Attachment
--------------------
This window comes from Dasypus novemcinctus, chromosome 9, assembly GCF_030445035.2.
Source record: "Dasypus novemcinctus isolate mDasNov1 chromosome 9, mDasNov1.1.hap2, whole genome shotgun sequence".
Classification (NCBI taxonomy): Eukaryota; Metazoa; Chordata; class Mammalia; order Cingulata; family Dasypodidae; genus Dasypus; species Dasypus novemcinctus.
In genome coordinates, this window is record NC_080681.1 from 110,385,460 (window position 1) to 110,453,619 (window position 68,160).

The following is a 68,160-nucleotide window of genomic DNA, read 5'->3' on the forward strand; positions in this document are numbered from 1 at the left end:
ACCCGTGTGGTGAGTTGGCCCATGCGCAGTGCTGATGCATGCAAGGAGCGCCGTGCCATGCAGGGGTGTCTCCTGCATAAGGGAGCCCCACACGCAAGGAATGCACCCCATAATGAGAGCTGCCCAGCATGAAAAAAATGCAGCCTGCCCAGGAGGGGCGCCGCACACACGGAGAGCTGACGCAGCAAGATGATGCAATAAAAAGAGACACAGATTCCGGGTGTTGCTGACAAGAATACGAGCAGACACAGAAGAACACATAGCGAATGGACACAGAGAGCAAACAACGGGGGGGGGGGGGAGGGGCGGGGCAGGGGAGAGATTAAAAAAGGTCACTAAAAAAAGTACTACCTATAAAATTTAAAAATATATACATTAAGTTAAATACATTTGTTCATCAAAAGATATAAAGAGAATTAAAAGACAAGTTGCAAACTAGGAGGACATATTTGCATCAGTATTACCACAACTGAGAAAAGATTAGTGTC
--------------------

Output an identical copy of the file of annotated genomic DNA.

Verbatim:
This window comes from Dasypus novemcinctus, chromosome 9, assembly GCF_030445035.2.
Source record: "Dasypus novemcinctus isolate mDasNov1 chromosome 9, mDasNov1.1.hap2, whole genome shotgun sequence".
Classification (NCBI taxonomy): Eukaryota; Metazoa; Chordata; class Mammalia; order Cingulata; family Dasypodidae; genus Dasypus; species Dasypus novemcinctus.
In genome coordinates, this window is record NC_080681.1 from 110,385,460 (window position 1) to 110,453,619 (window position 68,160).

The following is a 68,160-nucleotide window of genomic DNA, read 5'->3' on the forward strand; positions in this document are numbered from 1 at the left end:
ACCCGTGTGGTGAGTTGGCCCATGCGCAGTGCTGATGCATGCAAGGAGCGCCGTGCCATGCAGGGGTGTCTCCTGCATAAGGGAGCCCCACACGCAAGGAATGCACCCCATAATGAGAGCTGCCCAGCATGAAAAAAATGCAGCCTGCCCAGGAGGGGCGCCGCACACACGGAGAGCTGACGCAGCAAGATGATGCAATAAAAAGAGACACAGATTCCGGGTGTTGCTGACAAGAATACGAGCAGACACAGAAGAACACATAGCGAATGGACACAGAGAGCAAACAACGGGGGGGGGGGGGAGGGGCGGGGCAGGGGAGAGATTAAAAAAGGTCACTAAAAAAAGTACTACCTATAAAATTTAAAAATATATACATTAAGTTAAATACATTTGTTCATCAAAAGATATAAAGAGAATTAAAAGACAAGTTGCAAACTAGGAGGACATATTTGCATCAGTATTACCACAACTGAGAAAAGATTAGTGTC